Though the views of naturalism and supernaturalism often pit science and religion against one another, hypernaturalism is proposed as an alternative that combines divine power and natural law. It is hoped that such a synthesis of science and faith can help religious people become more accepting of science, and place Christianity in a logical framework that the scientifically minded can accept.
Much of the modern “creation debate” devolves into two competing perspectives: naturalism and supernaturalism. Naturalism, often considered the scientific point of view, states that the universe and all life-forms came into being via undirected, natural processes. Supernaturalism, considered the religious view, argues that a supernatural God created the entire universe and life itself.
We believe there is a third point of view that can unite religion and science. We call it hypernaturalism.
Hypernaturalism might be considered a form of progressive creationism. We define it as the extraordinary use of natural law by the God described in the Bible. Hypernaturalism postulates that when God created the universe ex nihilo (from nothing), He also created the laws of nature. He integrated natural law into the created order to make a universe with what has been called “relative autonomy.”1
God the Creator is necessarily outside of the universe He made—hence, He is able to control the forces of nature. Natural law is God’s servant. God has the authority to use the forces of nature to implement His will. Hence, through hypernaturalism, many of God’s miracles can be explained as a combination of divine power and natural law. When God acts hypernaturally, He employs natural law and natural phenomena in an extraordinary way to bring about His will. This encompasses extraordinary timing(including both duration and start and stop time), an extraordinary selection of location, and/or extraordinary magnitude (including severity and intensity). An event is not necessarily hypernatural because it is extraordinary; it is hypernatural if God exercises extraordinary control for a particular purpose (since His miracles always have purpose).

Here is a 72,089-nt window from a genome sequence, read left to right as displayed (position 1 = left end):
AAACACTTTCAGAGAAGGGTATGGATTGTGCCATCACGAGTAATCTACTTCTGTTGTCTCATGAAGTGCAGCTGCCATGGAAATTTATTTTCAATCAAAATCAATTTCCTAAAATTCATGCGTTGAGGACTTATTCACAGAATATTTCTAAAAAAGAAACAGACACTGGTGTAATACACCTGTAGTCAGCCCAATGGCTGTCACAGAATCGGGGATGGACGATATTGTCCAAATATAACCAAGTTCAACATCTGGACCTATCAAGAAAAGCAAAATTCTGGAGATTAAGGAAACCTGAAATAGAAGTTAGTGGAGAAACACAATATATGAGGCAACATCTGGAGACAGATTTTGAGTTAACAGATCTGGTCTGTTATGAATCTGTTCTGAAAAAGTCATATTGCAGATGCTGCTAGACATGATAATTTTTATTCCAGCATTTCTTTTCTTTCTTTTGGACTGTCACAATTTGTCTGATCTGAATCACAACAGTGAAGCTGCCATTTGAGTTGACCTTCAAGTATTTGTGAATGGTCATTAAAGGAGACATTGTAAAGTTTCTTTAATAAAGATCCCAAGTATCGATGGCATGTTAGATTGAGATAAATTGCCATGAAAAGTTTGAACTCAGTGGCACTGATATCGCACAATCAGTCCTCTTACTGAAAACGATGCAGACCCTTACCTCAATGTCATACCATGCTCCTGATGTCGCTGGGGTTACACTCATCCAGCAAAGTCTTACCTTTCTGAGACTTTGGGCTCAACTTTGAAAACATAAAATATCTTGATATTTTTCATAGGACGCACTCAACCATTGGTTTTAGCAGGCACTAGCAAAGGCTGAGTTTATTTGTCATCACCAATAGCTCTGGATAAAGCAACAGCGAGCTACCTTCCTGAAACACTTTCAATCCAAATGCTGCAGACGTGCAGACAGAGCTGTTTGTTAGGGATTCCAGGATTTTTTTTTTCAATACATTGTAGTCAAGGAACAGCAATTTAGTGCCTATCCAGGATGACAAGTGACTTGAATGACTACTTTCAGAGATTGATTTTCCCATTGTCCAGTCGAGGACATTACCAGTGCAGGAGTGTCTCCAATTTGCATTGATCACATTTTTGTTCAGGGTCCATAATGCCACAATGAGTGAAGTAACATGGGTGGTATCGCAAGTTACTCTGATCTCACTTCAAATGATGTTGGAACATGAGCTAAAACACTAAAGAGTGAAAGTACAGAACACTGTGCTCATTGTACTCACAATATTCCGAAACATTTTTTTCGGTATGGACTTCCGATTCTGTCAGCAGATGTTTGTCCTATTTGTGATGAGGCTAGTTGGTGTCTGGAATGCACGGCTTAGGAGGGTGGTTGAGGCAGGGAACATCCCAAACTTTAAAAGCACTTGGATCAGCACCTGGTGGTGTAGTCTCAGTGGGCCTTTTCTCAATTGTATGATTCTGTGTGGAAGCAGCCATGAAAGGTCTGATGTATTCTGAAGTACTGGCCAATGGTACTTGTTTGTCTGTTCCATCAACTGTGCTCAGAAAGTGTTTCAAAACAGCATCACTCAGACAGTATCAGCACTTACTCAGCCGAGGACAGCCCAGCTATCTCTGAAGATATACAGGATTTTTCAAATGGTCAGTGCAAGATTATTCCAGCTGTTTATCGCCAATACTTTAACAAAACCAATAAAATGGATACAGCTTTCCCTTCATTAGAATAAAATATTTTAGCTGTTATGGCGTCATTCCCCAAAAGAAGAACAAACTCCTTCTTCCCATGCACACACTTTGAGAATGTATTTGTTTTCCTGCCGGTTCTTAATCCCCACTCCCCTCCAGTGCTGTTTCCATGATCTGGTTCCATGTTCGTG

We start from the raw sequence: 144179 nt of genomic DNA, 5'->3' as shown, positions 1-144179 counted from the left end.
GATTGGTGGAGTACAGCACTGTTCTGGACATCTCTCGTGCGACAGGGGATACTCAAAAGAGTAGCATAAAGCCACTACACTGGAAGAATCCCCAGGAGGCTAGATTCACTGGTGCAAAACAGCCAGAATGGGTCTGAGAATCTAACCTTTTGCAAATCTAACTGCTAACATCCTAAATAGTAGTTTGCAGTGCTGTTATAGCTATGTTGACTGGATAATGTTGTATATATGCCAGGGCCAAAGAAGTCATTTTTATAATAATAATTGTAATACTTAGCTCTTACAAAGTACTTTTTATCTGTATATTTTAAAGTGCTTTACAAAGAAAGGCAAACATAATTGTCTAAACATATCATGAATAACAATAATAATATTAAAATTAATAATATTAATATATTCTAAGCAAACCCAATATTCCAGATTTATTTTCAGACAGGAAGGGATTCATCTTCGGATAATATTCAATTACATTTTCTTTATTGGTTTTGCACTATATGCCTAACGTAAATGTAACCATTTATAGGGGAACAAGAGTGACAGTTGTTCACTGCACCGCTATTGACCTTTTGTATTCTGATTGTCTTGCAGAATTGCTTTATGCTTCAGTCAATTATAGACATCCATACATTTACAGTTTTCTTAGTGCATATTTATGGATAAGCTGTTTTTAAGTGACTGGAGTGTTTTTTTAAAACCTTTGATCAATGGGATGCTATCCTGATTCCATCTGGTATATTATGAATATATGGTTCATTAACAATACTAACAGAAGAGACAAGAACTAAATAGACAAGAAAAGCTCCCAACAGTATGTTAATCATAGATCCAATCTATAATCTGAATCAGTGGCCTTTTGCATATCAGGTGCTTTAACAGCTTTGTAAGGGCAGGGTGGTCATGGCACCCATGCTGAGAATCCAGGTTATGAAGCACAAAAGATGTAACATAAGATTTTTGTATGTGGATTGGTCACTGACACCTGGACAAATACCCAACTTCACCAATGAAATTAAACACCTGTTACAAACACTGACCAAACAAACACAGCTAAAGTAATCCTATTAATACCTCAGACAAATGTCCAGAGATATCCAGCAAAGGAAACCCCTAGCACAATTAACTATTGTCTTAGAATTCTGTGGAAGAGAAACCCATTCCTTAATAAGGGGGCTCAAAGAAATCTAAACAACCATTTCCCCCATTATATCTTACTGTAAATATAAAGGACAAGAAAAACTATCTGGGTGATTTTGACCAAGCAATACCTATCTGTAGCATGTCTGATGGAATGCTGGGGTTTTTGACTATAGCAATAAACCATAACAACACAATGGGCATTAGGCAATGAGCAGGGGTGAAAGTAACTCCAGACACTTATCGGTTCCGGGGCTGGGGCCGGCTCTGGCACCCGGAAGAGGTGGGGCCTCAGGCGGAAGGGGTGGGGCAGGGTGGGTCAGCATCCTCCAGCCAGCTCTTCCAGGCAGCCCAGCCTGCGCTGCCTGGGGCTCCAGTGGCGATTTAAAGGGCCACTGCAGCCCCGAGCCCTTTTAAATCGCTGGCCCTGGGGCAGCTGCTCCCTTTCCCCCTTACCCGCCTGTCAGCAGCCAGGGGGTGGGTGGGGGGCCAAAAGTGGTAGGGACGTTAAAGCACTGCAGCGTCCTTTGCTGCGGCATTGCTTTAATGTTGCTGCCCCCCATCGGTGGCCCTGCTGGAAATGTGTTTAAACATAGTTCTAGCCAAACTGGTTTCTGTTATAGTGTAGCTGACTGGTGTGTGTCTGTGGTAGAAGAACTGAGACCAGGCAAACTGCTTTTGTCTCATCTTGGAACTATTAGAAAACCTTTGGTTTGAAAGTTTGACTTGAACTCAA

Hypernaturalism vs Supernaturalism
Hypernaturalism differs from supernaturalism, which might be compared to the philosophy of young earth creationism. If God acts supernaturally to effect His will, He operates outside of natural law by overriding the laws of physics, such as gravity and the second law of thermodynamics.
The usual Christian understanding of a miracle is that God supernaturally brings about something that is otherwise impossible. An omnipotent God can surely do this—but hypernaturalism could provide an even greater demonstration of God’s power. A supernatural miracle overriding the forces of nature shows that God has greater power than nature—yet it could also imply nature is God’s adversary. Such a depiction was typical of ancient myths, in which pagan deities representing forces of nature competed to prove who had greater power.
By contrast, a hypernatural miracle demonstrates that God created the forces of nature to serve His purposes. This is evident in Genesis when God commanded Earth and the waters to “bring forth” vegetation and animals, respectively, and nature complied (Genesis 1:11, 20, 24, KJV).
Before the scientific revolution, when humankind could observe but not explain natural phenomena, it seemed logical to believe God acted supernaturally. People believed rainfall (or lack thereof), fertility, and other natural phenomena were God’s supernatural will at work. Today we recognize natural laws and can explain many miracles as God’s extraordinary use of those laws.
Parting of the Red Sea: A Hypernatural Miracle
The Bible explicitly describes some of God’s miracles as the result of hypernatural activity. An example is the parting of the Red Sea (Ex 14:21-28)—one of God’s greatest and most important miracles. Scripture states that God brought this about hypernaturally by causing an extraordinarily strong wind at an extraordinary time in an extraordinary place: